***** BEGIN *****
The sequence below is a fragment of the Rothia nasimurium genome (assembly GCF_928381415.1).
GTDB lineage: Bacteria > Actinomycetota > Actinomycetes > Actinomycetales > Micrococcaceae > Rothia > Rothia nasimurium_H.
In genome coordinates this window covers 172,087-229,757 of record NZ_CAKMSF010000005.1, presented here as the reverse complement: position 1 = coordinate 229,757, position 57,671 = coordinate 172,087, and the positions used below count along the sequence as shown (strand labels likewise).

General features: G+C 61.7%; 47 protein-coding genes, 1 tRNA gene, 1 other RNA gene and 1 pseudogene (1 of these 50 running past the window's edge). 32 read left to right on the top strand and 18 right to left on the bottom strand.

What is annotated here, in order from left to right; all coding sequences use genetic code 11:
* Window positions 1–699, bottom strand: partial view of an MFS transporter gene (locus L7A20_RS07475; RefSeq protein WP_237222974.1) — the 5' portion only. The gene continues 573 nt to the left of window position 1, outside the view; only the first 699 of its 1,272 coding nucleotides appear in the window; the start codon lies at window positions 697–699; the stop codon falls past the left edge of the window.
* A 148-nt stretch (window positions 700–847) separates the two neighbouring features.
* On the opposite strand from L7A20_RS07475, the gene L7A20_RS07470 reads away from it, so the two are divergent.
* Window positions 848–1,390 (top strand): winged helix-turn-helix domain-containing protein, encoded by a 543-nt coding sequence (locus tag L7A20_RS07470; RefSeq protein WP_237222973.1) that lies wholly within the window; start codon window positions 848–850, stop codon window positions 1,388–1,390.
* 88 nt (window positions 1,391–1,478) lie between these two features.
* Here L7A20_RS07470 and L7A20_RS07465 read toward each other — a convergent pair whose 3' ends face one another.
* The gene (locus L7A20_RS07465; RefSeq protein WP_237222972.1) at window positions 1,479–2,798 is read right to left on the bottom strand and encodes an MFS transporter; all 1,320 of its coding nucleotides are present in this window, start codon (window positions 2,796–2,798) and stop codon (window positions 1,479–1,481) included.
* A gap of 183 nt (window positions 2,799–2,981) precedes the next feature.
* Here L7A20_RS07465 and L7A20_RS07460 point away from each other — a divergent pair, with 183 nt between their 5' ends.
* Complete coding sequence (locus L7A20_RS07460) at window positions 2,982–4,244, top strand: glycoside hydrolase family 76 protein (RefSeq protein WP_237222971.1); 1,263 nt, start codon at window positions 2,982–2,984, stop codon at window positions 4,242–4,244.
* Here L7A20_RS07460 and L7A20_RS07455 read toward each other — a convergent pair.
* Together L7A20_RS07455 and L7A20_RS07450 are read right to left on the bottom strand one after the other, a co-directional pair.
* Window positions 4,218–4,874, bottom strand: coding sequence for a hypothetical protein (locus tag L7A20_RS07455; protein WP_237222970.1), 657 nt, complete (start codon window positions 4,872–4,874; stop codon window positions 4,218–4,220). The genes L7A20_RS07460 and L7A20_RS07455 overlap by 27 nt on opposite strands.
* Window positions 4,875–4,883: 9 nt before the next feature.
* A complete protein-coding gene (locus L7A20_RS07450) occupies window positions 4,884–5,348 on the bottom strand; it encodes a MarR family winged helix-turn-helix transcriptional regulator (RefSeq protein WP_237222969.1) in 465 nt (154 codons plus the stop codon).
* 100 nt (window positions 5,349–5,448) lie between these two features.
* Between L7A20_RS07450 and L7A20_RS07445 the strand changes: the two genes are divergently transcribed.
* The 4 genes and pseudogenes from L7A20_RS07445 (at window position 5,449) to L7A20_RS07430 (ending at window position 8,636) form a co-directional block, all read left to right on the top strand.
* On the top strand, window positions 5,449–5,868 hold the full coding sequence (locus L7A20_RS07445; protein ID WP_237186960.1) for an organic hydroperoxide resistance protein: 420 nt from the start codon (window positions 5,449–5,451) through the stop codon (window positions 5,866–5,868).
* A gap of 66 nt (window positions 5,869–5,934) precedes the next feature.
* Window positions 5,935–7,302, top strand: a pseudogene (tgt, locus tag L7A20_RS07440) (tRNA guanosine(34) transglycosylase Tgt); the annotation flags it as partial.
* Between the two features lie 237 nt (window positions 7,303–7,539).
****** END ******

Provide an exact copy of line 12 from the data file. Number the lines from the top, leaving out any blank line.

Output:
* The gene (locus L7A20_RS07465; RefSeq protein WP_237222972.1) at window positions 1,479–2,798 is read right to left on the bottom strand and encodes an MFS transporter; all 1,320 of its coding nucleotides are present in this window, start codon (window positions 2,796–2,798) and stop codon (window positions 1,479–1,481) included.